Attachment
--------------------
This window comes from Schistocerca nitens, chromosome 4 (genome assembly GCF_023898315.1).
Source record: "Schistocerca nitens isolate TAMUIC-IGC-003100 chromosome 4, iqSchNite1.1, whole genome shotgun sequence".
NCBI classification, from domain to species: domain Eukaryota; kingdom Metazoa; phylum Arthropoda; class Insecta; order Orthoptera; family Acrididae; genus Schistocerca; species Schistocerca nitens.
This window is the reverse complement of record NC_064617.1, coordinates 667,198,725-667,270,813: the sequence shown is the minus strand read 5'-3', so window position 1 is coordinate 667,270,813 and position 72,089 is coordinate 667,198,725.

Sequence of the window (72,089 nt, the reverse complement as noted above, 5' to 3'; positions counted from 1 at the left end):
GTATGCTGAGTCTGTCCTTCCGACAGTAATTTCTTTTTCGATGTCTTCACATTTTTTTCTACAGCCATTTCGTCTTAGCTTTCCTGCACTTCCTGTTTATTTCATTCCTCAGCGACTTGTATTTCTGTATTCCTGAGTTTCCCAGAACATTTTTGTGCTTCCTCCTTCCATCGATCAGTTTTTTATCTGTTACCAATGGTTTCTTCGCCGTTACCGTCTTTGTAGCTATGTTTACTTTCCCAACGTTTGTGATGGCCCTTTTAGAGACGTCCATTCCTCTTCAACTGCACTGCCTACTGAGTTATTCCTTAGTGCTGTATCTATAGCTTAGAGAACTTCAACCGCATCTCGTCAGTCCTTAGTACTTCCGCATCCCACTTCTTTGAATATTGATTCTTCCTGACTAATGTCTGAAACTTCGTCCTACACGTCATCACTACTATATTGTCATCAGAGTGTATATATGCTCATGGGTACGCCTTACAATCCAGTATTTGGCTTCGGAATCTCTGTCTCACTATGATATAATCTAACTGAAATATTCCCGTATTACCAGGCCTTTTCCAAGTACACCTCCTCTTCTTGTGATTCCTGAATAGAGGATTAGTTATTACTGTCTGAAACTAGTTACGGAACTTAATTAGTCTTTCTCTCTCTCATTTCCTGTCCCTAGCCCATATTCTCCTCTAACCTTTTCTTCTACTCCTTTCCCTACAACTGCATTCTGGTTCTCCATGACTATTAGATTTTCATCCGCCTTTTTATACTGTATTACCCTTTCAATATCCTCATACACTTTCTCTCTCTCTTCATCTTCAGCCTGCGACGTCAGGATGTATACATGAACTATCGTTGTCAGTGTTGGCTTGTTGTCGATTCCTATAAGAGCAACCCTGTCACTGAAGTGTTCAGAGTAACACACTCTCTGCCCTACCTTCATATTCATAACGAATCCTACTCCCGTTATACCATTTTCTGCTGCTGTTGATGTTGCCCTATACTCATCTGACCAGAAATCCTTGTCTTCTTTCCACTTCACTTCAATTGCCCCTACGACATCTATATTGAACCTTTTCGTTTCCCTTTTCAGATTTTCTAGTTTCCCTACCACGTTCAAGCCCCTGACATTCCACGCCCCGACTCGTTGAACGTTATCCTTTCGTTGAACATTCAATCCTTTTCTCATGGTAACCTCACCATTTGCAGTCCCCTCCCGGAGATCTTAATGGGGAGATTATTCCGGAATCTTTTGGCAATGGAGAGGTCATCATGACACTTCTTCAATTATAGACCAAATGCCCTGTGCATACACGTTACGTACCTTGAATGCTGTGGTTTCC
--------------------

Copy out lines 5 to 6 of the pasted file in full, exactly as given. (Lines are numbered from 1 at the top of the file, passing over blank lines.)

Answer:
Sequence of the window (72,089 nt, the reverse complement as noted above, 5' to 3'; positions counted from 1 at the left end):
GTATGCTGAGTCTGTCCTTCCGACAGTAATTTCTTTTTCGATGTCTTCACATTTTTTTCTACAGCCATTTCGTCTTAGCTTTCCTGCACTTCCTGTTTATTTCATTCCTCAGCGACTTGTATTTCTGTATTCCTGAGTTTCCCAGAACATTTTTGTGCTTCCTCCTTCCATCGATCAGTTTTTTATCTGTTACCAATGGTTTCTTCGCCGTTACCGTCTTTGTAGCTATGTTTACTTTCCCAACGTTTGTGATGGCCCTTTTAGAGACGTCCATTCCTCTTCAACTGCACTGCCTACTGAGTTATTCCTTAGTGCTGTATCTATAGCTTAGAGAACTTCAACCGCATCTCGTCAGTCCTTAGTACTTCCGCATCCCACTTCTTTGAATATTGATTCTTCCTGACTAATGTCTGAAACTTCGTCCTACACGTCATCACTACTATATTGTCATCAGAGTGTATATATGCTCATGGGTACGCCTTACAATCCAGTATTTGGCTTCGGAATCTCTGTCTCACTATGATATAATCTAACTGAAATATTCCCGTATTACCAGGCCTTTTCCAAGTACACCTCCTCTTCTTGTGATTCCTGAATAGAGGATTAGTTATTACTGTCTGAAACTAGTTACGGAACTTAATTAGTCTTTCTCTCTCTCATTTCCTGTCCCTAGCCCATATTCTCCTCTAACCTTTTCTTCTACTCCTTTCCCTACAACTGCATTCTGGTTCTCCATGACTATTAGATTTTCATCCGCCTTTTTATACTGTATTACCCTTTCAATATCCTCATACACTTTCTCTCTCTCTTCATCTTCAGCCTGCGACGTCAGGATGTATACATGAACTATCGTTGTCAGTGTTGGCTTGTTGTCGATTCCTATAAGAGCAACCCTGTCACTGAAGTGTTCAGAGTAACACACTCTCTGCCCTACCTTCATATTCATAACGAATCCTACTCCCGTTATACCATTTTCTGCTGCTGTTGATGTTGCCCTATACTCATCTGACCAGAAATCCTTGTCTTCTTTCCACTTCACTTCAATTGCCCCTACGACATCTATATTGAACCTTTTCGTTTCCCTTTTCAGATTTTCTAGTTTCCCTACCACGTTCAAGCCCCTGACATTCCACGCCCCGACTCGTTGAACGTTATCCTTTCGTTGAACATTCAATCCTTTTCTCATGGTAACCTCACCATTTGCAGTCCCCTCCCGGAGATCTTAATGGGGAGATTATTCCGGAATCTTTTGGCAATGGAGAGGTCATCATGACACTTCTTCAATTATAGACCAAATGCCCTGTGCATACACGTTACGTACCTTGAATGCTGTGGTTTCC